Tuesday, April 13, 2010

Sawadee Songkran! Len Nam!!

So maybe purposefully, maybe just ironically, immediately following CIEE's water unit is Songkran, the Thai New Year. A celebration of new life, and as a means to relieve everyone of the scorching and mildly unbearable heat of mid- April in Thailand, Songkran is the holiday we all wish we celebrated when we were little. It's a festival of water-- people are either standing on the sides of the streets soaking anyone who drives by with water (sometimes ice cold) or you're in the back of a pick- up truck throwing water at anyone on the sides of the street. I have not been dry for more than 4 hours at a time (the longest I've slept) but I've also managed to keep cool in over 100 degree weather.

Although the Songkran festivities didn't truly start until the 13th, our vacation started on the 11th, so we got a head start. We've explored downtown Khon Kaen, visited communities we've stayed with, and spent all day in the back of a pick- up truck and in different lakes and reservoirs, playing with our landfill families. And now, granted that it's still the 13th, I'm off again.


My last night before I have to get back to reality of school life at KKU. I have just returned from Yasothon, visiting my family from the Agricultural unit. The past 5 days have blurred together into a sort of timewarp that feels like both an eternity and a millisecond of my life. As I try to recount the events of each day to myself, I will do so for you as well.

Saturday, April 10:
- finished classes before break
- program sponsored bowling, with steph and i splitting a turn and failing at complementing each others' bowling skills or lack thereof. there was a point where we went three frames without hitting a single pin between the two of us. but when we were on, we were on, i guess.
-headed out to Rad Bar, 1/3 bar, 1/3 dance floor, 1/3 strip club. Cait's 21st birthday, Jenna obsessed with terrible punk rock singer, and Shayne finding out that we thought she and Miles were dating. Mit, Aj. Dave's daughter hangs out with us. Gianna and Barrie fall asleep on the TukTuk back to KKU.
 Panda's a pro- Girlfriend, not so much

Sunday, April 11:
- a group of us head down town Khon Kaen to get our water throwing started
- walked around and sat at this really cool bakery and cafe (tried to songkran Jenna but could not figure out how to collect water in my hands and turn off the sink at the same time- i was in no way about to waste water letting the sink run as i splashed her)
- found some kids on the street corner and joined in their fun
 some kids we found for our first water throwing fun
- ate salads at central soaking wet (much needed)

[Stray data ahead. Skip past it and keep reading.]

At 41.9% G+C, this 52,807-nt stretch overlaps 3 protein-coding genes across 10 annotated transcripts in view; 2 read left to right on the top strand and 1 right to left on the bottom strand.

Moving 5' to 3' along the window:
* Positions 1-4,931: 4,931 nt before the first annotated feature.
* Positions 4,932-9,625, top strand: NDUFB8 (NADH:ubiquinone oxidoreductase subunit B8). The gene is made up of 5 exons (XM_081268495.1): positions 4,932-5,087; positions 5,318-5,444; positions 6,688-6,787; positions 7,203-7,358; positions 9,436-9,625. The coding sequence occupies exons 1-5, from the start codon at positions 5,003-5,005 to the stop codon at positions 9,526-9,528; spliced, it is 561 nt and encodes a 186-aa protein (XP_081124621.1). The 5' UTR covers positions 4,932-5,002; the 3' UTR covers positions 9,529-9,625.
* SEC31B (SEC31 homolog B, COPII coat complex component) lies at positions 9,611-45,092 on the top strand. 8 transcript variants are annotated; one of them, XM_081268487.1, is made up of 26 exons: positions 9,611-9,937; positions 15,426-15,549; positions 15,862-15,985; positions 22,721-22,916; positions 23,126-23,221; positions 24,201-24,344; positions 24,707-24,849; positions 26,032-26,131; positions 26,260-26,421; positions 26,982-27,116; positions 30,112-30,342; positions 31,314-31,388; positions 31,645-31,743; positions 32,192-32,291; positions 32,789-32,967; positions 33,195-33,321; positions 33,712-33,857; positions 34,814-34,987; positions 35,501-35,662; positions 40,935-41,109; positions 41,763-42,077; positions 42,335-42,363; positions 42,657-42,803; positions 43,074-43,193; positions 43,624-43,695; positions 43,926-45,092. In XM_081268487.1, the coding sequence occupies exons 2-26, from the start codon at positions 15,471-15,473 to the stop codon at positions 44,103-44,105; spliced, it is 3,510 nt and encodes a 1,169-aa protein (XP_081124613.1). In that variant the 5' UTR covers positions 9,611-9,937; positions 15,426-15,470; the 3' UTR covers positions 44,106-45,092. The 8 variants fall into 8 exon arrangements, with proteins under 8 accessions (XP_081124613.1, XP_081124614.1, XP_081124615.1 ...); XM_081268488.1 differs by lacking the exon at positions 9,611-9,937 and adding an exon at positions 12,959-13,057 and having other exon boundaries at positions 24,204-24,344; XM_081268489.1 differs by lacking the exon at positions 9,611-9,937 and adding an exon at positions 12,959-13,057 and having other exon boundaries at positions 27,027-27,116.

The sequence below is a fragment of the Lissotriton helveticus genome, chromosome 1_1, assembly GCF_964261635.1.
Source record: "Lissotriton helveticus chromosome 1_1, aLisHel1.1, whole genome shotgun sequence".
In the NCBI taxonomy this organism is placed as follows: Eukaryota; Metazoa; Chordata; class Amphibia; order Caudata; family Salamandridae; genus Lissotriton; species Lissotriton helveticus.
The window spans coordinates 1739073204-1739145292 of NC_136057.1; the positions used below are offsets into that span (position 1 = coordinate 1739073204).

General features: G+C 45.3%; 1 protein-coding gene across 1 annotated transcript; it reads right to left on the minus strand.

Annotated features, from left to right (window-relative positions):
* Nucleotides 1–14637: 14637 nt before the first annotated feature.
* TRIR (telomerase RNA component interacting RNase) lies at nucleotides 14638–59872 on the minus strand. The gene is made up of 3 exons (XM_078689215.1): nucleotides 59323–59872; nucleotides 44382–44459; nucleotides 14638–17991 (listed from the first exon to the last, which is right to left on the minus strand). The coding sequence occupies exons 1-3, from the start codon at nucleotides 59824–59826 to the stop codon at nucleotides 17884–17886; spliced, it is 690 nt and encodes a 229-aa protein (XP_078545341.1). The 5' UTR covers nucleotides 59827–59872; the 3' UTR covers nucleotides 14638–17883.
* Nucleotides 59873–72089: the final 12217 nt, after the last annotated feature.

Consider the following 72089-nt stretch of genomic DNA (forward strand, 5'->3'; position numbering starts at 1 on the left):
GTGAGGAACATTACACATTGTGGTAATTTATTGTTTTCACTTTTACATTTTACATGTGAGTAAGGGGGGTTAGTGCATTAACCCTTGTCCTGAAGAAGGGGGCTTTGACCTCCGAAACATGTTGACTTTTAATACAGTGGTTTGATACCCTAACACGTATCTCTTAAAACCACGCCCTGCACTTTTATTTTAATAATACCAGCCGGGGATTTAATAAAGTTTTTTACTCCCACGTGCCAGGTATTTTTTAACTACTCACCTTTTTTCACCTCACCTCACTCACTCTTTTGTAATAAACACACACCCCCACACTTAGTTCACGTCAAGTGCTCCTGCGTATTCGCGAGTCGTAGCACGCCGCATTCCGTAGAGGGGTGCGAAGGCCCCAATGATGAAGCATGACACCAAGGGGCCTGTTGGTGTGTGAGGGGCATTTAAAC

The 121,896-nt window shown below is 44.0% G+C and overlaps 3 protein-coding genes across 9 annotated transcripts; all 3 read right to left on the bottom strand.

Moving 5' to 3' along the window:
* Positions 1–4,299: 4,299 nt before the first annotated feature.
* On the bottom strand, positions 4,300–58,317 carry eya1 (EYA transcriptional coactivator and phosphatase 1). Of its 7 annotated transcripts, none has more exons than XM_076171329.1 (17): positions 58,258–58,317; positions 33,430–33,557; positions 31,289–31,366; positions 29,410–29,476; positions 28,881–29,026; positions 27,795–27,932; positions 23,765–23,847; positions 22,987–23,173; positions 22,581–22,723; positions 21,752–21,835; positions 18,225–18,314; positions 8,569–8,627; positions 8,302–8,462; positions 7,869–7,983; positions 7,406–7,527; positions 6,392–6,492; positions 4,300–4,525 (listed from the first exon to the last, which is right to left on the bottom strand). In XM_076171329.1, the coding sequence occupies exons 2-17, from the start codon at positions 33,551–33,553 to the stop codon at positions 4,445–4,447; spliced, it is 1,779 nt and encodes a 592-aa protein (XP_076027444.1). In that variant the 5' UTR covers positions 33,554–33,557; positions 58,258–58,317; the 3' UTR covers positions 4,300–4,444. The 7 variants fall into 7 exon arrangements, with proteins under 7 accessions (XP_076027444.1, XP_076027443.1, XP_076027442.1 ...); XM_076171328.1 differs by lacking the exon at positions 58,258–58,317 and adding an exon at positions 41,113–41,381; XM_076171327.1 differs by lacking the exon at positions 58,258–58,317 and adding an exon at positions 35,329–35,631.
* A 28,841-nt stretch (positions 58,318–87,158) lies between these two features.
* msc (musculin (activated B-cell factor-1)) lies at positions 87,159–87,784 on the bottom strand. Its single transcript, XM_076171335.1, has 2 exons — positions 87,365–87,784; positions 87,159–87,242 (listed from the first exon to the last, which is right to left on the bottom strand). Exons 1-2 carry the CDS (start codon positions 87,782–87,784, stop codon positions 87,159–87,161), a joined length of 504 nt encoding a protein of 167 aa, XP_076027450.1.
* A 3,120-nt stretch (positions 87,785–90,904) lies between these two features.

- wandered around Khon Kaen looking for the slums we stayed in during Unit 2- made it to Nong Waeng where I stayed. visited Sam's family first, and len nam'ed with her host sister and friends. as soon as we showed up, they switched their music from traditional Isaan to American Pop, including Party in the USA, ironic as we were not in the USA. Chilled with my chillens
 back in Nong Waeng
- made it back down town in some random kid's paw's song taew. on the way back some peeps with amazing aim managed to hit our song taew and every person in it as we flew by
- some went to watch the Thai equivalent of Step It Up 2: The Streets, but I went home to change before coming out again
- went back to change and came out again down town
- Sam, Becky, and I meet Gianna, Ben, and Abe at Cha Bar, our new best friends- confusion ensues regarding whether we can drink our own drinks there, but my ben rai fixes everything in the end- were told to return at 2 pm the next day to really start the Songkran water fun
- get a random ride to UBar from people who figured it'd be easier to drive us than tell us how to get there- thank you
- girls hang out and chat at UBar for a bit, then leave to find the boys. Ben, who's on a "real- life exchange" kick finds some norwegian guy to chat with who is unimpressed that i do research on finnish babies, so i hang out with a 19- year- old from holland who got screwed by the dutch university lottery system so he's just traveling before starting school next semester. we talked politics and before we knew it it was 4:30 am and time to go home. the 5 americans still out managed to pile into a tuktuk and called it a long day.

Monday, April 12:
- CIEE Sustainability meets to further investigate the spreadsheet we will use to create our Climate Action Plan. After getting through all 40+ tabs, we figure out what information we have, what we still need to figure out, and what is irrelevant to our project. We split up some Next Steps, including budget info, gas efficiency, staff commutes and travel, and particular student air travel to and from the program.
- head downtown again. meet up with our new found friends at Cha Bar and splash water over anyone who passes by
 getting ready to soak an innocent couple on a motorcy with a bartender from Cha Bar
- April, Ilse, and I decide to go on a tour of Khon Kaen via back of pick - up truck with some people
 Ilse on the back of a pick- up with a new friend
- after hanging out getting soaked on Cow Neow Road, we realized we were starving and headed to a nice restaurant in our tour guide. i had an amazing curry, but poor April ordered her food four times and never got what she wanted